After train services broke down along two major MRT lines on Tuesday night, commuters found that buses could do little to help them with their journeys.
It was a case of too little, too late, and the breakdown only added to the woes of those relying on buses to get home.
Human resource executive Yvette Cheng, 26, said: "They should have more targeted services for train commuters."
She waited nearly an hour at the Ang Mo Kio bus interchange for a bus to go home. She lives in the Thomson area.
Web developer Sunny Wong was on the way to Jurong East when his train got stuck at Tiong Bahru.
"I waited outside the bus stop area until I gave up; I couldn't even get into the stop. The buses were also packed. I tried waiting for the crowd to disperse but it never did."
The 28-year-old left after half an hour, and eventually hopped into a cab after walking around the area.
Both the North-South and East-West MRT lines were down for more than two hours from about 7pm on Tuesday.
Extra buses were added to existing services to alleviate the situation, but many were still stuck.
However, bus bridging services were not activated.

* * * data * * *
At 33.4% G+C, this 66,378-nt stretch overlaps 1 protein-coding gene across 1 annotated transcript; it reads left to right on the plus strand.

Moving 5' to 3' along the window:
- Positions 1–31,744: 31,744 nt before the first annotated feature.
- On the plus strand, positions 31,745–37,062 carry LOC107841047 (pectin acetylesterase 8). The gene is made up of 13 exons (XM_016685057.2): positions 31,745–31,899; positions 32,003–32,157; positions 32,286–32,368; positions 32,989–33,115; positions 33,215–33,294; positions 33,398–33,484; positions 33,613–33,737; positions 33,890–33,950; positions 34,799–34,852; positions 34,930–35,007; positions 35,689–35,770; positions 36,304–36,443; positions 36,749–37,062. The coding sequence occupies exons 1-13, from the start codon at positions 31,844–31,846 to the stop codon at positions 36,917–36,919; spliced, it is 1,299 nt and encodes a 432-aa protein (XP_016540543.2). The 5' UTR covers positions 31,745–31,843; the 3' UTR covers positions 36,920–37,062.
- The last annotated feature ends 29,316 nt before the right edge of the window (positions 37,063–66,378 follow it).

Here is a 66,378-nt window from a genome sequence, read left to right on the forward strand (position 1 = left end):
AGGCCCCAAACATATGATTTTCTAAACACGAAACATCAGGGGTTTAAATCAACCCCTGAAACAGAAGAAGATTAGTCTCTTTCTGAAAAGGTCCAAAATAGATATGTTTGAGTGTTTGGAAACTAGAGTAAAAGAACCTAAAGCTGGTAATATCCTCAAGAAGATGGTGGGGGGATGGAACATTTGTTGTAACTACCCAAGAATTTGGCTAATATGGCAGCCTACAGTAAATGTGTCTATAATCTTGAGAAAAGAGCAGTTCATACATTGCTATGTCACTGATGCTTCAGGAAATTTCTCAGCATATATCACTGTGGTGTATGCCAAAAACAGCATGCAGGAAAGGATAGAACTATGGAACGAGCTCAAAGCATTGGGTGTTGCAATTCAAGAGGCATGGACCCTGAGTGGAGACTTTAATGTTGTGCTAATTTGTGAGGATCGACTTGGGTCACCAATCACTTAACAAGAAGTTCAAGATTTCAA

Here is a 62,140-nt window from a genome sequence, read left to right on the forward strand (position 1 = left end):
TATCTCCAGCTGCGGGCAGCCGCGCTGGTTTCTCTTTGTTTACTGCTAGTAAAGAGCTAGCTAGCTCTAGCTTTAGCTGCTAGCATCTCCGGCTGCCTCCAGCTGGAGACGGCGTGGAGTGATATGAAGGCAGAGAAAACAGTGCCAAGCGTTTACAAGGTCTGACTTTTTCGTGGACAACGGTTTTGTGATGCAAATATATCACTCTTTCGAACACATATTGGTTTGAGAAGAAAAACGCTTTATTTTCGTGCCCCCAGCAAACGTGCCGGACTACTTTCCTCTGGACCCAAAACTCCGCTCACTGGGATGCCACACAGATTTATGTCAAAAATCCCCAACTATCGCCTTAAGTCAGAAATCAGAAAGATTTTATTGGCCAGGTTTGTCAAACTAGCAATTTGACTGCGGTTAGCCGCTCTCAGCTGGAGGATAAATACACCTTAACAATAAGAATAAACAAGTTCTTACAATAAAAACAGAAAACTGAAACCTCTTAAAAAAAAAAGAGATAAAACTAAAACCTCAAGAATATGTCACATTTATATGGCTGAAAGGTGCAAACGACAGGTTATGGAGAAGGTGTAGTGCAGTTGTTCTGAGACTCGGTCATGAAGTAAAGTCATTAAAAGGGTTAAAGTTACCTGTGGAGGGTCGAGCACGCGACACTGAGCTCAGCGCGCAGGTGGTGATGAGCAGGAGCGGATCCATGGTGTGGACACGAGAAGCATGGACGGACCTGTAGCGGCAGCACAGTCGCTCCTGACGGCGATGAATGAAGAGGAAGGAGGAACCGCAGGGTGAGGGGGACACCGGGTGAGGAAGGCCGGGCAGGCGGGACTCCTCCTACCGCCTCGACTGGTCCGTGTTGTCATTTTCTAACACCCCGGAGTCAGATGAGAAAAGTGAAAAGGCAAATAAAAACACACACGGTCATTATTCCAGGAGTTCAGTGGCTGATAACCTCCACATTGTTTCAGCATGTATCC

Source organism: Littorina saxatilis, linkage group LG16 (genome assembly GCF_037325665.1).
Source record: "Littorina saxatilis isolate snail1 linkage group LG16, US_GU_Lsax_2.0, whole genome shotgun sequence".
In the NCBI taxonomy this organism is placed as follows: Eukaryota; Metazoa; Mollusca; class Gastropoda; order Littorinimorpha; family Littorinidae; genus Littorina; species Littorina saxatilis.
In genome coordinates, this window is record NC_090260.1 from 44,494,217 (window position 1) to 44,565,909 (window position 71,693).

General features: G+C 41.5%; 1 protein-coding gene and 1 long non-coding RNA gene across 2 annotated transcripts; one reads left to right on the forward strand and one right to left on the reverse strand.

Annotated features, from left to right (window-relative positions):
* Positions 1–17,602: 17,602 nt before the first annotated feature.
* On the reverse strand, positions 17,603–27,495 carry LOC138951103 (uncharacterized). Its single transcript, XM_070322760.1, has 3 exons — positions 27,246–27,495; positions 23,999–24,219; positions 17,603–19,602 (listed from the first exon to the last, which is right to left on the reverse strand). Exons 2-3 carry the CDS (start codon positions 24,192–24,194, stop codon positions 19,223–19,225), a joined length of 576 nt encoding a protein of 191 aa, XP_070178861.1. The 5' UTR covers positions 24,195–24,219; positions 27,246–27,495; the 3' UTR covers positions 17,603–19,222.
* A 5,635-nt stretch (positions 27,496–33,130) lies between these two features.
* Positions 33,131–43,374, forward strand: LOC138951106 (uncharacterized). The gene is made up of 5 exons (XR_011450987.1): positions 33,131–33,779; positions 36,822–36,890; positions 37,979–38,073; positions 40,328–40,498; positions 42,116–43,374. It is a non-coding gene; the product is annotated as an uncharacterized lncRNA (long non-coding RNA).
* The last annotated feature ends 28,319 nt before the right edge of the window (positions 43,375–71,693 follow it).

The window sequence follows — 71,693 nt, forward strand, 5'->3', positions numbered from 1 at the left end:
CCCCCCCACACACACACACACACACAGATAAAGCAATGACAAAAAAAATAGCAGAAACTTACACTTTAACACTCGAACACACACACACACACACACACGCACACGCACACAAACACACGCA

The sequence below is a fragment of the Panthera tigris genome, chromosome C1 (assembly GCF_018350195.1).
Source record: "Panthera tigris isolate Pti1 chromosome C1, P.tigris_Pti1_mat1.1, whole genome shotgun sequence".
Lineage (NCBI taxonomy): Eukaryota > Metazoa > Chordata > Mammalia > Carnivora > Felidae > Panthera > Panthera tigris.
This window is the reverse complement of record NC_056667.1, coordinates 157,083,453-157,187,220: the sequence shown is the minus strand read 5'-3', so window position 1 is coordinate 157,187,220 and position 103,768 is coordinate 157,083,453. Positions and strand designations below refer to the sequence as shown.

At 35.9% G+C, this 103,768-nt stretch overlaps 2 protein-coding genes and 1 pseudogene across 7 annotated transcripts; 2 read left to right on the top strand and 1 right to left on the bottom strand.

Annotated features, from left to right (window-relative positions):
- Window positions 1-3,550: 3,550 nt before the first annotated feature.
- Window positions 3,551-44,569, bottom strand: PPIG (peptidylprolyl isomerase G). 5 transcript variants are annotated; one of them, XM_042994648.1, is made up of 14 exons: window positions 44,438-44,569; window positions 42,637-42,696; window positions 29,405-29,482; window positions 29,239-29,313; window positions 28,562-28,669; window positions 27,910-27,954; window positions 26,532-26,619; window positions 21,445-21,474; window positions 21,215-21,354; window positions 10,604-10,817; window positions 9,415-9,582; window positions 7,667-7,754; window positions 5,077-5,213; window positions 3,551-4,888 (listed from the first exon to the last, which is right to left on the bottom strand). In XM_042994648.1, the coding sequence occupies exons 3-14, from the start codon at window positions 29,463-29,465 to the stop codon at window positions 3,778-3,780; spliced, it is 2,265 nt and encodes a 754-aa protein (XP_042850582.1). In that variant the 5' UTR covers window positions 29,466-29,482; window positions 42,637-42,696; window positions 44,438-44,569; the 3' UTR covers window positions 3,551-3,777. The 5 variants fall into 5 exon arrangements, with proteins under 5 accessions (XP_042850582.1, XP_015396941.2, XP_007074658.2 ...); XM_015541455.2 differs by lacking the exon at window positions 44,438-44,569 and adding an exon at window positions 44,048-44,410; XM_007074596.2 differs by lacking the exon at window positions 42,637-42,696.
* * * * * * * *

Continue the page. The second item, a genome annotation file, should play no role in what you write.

This meant that there were no additional buses to ferry commuters directly from one station to another. Bridging services are usually put in place when disruptions are between a few affected stations.
An SMRT spokesman said yesterday that there was no such shuttle service because all available bus resources were sent to "enhance regular bus services" to help affected commuters.
SMRT also sent many staff to manage the crowds at the stations and interchanges. SBS Transit's senior vice-president of corporate communications Tammy Tan said it deployed more than 100 extra buses and about 250 more staff to help during the breakdown.
National University of Singapore transport researcher Lee Der Horng said that the way buses were deployed could be improved.
Professor Lee said: "The additional buses should operate in a similar way as the trains and should only stop at the stations.
"In such a situation, it is important to provide a substitute in lieu of the MRT... If the buses stop at every stop, it will burden the traffic conditions even more."
One cannot expect buses to be as efficient as the MRT though, he added. "The train load is more than 1,000 during peak hours, but a bus can only take about 100."
UniSIM transport expert Park Byung Joon noted that the scale of the breakdown was unprecedented and that a normal contingency plan could not have handled it.
MP Lim Biow Chuan, who is on the Government Parliamentary Committee for Transport, said that the "ideal situation" is to minimise breakdowns.
"It's not quite possible to have a huge reserve of buses on standby, waiting for the possibility of a breakdown to happen.
"Two major lines were completely down, and I'm not sure if anything could be done to mitigate the effects of a breakdown of such magnitude."